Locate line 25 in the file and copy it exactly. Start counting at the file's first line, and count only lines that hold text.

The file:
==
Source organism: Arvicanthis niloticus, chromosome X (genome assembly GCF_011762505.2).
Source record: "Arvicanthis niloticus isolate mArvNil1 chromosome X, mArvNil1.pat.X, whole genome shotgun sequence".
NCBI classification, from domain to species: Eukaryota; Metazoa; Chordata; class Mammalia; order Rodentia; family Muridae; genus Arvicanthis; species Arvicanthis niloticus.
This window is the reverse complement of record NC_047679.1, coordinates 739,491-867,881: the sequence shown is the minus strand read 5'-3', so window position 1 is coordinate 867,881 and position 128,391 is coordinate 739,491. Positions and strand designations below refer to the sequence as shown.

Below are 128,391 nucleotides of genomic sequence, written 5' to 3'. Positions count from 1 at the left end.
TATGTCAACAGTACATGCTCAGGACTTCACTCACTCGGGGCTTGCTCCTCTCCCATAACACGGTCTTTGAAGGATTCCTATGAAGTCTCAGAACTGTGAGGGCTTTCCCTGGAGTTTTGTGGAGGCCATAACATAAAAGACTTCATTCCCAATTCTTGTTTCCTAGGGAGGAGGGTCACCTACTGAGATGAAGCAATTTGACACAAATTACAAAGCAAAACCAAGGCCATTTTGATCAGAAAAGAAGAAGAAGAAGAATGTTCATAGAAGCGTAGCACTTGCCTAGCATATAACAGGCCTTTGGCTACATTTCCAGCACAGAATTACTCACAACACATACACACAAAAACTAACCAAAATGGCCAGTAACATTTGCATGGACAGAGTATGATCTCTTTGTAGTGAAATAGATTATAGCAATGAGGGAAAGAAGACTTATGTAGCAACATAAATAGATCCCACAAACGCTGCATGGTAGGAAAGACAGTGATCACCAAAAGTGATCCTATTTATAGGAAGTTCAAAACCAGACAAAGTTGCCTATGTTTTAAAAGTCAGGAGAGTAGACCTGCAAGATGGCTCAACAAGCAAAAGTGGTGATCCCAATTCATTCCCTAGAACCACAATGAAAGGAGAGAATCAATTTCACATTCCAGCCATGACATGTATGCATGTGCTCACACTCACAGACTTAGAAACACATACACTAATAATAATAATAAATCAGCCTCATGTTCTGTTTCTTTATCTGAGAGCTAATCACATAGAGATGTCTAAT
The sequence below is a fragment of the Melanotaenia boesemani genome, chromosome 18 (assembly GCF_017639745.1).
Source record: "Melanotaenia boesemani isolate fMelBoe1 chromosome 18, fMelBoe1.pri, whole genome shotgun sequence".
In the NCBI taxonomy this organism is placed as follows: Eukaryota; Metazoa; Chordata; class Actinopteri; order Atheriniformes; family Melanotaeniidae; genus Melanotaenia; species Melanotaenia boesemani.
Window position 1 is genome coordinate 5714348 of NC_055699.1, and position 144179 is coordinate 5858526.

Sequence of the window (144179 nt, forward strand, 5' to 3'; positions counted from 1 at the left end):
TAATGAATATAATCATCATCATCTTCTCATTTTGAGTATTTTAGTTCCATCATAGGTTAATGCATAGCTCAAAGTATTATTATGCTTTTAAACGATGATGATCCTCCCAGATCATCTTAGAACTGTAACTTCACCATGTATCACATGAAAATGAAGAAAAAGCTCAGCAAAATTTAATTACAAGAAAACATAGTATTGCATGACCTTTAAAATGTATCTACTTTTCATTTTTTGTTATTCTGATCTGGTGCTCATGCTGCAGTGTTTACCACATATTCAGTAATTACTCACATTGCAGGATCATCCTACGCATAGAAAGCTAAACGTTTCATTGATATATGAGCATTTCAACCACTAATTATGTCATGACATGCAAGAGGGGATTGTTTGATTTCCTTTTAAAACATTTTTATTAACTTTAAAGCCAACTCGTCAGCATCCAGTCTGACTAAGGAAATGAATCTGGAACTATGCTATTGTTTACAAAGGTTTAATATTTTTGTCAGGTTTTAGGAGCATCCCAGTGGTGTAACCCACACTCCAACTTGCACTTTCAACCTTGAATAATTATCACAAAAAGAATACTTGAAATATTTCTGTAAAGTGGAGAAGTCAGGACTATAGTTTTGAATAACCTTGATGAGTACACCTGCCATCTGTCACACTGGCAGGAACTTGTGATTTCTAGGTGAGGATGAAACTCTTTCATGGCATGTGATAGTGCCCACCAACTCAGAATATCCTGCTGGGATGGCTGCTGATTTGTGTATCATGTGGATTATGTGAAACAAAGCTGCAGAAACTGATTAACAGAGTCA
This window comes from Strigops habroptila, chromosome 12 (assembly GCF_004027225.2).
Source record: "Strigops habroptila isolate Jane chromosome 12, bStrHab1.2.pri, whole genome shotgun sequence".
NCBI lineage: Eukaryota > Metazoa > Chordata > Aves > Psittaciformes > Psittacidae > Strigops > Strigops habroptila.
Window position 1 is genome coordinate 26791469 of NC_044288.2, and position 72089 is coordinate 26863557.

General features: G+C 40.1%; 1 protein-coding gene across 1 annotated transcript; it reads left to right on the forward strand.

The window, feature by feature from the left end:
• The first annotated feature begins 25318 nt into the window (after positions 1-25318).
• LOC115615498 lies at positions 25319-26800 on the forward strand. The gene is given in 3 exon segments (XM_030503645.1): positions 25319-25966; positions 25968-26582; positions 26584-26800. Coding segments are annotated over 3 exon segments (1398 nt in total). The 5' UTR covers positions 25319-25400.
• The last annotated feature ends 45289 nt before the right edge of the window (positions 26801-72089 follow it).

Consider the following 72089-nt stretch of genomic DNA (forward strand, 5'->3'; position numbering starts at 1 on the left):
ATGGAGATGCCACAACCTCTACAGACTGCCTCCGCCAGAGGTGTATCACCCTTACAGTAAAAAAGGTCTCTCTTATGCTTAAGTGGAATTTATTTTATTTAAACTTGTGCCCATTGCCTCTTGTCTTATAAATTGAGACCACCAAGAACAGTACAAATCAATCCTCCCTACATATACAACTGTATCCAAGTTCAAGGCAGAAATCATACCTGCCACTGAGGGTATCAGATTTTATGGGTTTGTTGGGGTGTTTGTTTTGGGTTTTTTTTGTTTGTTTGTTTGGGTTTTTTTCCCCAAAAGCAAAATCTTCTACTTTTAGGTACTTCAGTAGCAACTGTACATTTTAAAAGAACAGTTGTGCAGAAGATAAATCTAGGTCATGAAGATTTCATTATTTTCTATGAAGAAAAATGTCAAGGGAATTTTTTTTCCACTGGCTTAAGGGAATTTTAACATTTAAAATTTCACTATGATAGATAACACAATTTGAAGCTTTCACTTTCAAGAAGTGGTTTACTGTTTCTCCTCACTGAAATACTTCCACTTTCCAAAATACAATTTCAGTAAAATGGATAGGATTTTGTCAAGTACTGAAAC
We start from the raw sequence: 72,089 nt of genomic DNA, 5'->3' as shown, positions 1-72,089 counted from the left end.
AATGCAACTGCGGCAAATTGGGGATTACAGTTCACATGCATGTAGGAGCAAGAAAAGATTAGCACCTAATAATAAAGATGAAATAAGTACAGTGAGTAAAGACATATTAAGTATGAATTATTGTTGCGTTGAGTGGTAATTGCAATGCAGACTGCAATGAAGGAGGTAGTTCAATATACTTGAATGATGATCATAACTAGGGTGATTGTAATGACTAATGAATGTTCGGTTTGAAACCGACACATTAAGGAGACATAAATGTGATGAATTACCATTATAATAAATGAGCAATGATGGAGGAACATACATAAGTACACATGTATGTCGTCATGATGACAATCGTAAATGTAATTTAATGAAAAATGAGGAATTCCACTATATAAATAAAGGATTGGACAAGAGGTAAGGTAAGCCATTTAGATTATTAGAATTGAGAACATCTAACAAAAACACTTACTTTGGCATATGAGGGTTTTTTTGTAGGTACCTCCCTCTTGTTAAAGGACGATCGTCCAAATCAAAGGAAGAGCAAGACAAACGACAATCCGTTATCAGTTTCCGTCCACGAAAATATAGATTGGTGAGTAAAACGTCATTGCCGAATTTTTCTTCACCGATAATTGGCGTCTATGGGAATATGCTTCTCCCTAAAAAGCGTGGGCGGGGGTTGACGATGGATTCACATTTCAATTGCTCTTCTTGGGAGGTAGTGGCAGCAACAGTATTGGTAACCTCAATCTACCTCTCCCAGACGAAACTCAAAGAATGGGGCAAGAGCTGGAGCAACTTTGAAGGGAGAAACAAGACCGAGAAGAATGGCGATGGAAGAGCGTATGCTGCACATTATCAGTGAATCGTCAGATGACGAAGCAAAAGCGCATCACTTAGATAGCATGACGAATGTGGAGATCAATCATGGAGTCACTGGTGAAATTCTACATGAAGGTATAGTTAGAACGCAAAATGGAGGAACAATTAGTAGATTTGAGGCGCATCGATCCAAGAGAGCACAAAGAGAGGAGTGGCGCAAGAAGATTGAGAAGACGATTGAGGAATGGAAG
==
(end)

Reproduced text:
AATGCAACTGCGGCAAATTGGGGATTACAGTTCACATGCATGTAGGAGCAAGAAAAGATTAGCACCTAATAATAAAGATGAAATAAGTACAGTGAGTAAAGACATATTAAGTATGAATTATTGTTGCGTTGAGTGGTAATTGCAATGCAGACTGCAATGAAGGAGGTAGTTCAATATACTTGAATGATGATCATAACTAGGGTGATTGTAATGACTAATGAATGTTCGGTTTGAAACCGACACATTAAGGAGACATAAATGTGATGAATTACCATTATAATAAATGAGCAATGATGGAGGAACATACATAAGTACACATGTATGTCGTCATGATGACAATCGTAAATGTAATTTAATGAAAAATGAGGAATTCCACTATATAAATAAAGGATTGGACAAGAGGTAAGGTAAGCCATTTAGATTATTAGAATTGAGAACATCTAACAAAAACACTTACTTTGGCATATGAGGGTTTTTTTGTAGGTACCTCCCTCTTGTTAAAGGACGATCGTCCAAATCAAAGGAAGAGCAAGACAAACGACAATCCGTTATCAGTTTCCGTCCACGAAAATATAGATTGGTGAGTAAAACGTCATTGCCGAATTTTTCTTCACCGATAATTGGCGTCTATGGGAATATGCTTCTCCCTAAAAAGCGTGGGCGGGGGTTGACGATGGATTCACATTTCAATTGCTCTTCTTGGGAGGTAGTGGCAGCAACAGTATTGGTAACCTCAATCTACCTCTCCCAGACGAAACTCAAAGAATGGGGCAAGAGCTGGAGCAACTTTGAAGGGAGAAACAAGACCGAGAAGAATGGCGATGGAAGAGCGTATGCTGCACATTATCAGTGAATCGTCAGATGACGAAGCAAAAGCGCATCACTTAGATAGCATGACGAATGTGGAGATCAATCATGGAGTCACTGGTGAAATTCTACATGAAGGTATAGTTAGAACGCAAAATGGAGGAACAATTAGTAGATTTGAGGCGCATCGATCCAAGAGAGCACAAAGAGAGGAGTGGCGCAAGAAGATTGAGAAGACGATTGAGGAATGGAAG